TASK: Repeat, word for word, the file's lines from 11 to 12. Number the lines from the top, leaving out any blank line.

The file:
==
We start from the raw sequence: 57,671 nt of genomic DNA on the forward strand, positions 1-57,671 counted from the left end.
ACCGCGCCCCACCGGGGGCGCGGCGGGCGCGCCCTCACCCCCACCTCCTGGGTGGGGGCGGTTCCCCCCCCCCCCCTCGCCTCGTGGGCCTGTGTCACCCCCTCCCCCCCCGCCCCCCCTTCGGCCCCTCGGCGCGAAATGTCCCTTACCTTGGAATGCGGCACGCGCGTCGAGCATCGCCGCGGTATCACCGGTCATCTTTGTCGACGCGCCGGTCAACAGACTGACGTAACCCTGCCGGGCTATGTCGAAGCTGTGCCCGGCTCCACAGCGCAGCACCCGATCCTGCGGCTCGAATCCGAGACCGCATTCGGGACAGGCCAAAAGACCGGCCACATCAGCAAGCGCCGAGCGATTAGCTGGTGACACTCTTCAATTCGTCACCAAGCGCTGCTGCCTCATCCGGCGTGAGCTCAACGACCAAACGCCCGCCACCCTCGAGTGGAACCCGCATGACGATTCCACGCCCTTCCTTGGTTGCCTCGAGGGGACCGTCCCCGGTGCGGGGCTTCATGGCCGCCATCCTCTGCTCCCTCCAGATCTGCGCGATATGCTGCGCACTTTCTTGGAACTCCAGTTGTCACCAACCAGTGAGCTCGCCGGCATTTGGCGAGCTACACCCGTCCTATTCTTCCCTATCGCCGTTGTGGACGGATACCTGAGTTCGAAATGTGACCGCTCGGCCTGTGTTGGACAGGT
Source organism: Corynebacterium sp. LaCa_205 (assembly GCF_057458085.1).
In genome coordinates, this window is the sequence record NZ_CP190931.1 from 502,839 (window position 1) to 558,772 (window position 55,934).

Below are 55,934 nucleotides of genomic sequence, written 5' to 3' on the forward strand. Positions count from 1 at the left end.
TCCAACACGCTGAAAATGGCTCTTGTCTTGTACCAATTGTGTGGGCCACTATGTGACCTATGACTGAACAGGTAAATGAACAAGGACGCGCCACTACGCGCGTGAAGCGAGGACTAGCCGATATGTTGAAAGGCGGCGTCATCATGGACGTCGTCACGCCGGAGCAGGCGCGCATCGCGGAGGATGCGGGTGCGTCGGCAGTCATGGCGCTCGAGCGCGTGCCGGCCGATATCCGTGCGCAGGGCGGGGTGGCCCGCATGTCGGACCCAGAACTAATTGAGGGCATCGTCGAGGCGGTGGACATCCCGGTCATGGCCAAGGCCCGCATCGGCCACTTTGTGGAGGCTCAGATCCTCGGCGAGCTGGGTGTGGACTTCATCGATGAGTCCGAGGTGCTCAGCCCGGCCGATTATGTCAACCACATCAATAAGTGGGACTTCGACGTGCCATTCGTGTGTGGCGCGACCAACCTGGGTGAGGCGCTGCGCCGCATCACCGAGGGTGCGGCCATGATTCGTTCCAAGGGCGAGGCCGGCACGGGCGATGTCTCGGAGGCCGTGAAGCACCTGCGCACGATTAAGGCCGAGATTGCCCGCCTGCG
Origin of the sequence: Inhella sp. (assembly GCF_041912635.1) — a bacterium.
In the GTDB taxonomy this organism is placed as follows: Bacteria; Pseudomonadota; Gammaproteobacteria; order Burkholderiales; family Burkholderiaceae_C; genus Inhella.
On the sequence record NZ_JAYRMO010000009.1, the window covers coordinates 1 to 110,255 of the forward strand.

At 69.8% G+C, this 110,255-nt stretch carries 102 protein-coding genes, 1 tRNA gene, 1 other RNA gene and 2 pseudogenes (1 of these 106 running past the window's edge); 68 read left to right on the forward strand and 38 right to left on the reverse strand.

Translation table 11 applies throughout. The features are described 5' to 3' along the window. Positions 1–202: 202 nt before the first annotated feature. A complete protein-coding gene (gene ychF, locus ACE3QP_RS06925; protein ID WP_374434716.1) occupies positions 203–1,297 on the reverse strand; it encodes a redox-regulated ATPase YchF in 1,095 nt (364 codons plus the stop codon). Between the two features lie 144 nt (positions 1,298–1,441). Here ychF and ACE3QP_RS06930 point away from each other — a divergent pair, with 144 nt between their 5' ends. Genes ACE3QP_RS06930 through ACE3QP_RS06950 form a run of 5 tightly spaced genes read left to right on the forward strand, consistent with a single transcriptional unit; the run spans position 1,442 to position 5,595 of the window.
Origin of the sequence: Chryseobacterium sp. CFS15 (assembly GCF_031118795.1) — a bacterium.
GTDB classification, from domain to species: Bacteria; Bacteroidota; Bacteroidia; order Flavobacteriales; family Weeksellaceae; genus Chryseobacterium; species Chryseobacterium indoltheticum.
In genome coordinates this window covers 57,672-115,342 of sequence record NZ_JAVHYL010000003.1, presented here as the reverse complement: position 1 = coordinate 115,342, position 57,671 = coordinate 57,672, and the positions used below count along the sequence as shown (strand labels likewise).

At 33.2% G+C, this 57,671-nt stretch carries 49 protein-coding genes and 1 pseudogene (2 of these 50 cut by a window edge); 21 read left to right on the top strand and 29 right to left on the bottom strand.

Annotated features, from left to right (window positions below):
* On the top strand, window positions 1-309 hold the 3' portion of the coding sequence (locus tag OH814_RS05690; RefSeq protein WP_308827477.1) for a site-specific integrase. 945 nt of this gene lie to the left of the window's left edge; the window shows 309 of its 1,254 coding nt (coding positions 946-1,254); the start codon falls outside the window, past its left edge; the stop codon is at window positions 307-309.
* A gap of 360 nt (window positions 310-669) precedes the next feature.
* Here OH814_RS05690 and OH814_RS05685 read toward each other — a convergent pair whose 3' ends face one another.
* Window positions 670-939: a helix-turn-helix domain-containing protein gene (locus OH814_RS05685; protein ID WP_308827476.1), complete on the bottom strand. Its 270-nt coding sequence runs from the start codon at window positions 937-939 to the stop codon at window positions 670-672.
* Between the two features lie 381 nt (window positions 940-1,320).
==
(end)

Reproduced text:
Translation table 11 applies throughout. The features are described 5' to 3' along the window. Positions 1–202: 202 nt before the first annotated feature. A complete protein-coding gene (gene ychF, locus ACE3QP_RS06925; protein ID WP_374434716.1) occupies positions 203–1,297 on the reverse strand; it encodes a redox-regulated ATPase YchF in 1,095 nt (364 codons plus the stop codon). Between the two features lie 144 nt (positions 1,298–1,441). Here ychF and ACE3QP_RS06930 point away from each other — a divergent pair, with 144 nt between their 5' ends. Genes ACE3QP_RS06930 through ACE3QP_RS06950 form a run of 5 tightly spaced genes read left to right on the forward strand, consistent with a single transcriptional unit; the run spans position 1,442 to position 5,595 of the window.
Origin of the sequence: Chryseobacterium sp. CFS15 (assembly GCF_031118795.1) — a bacterium.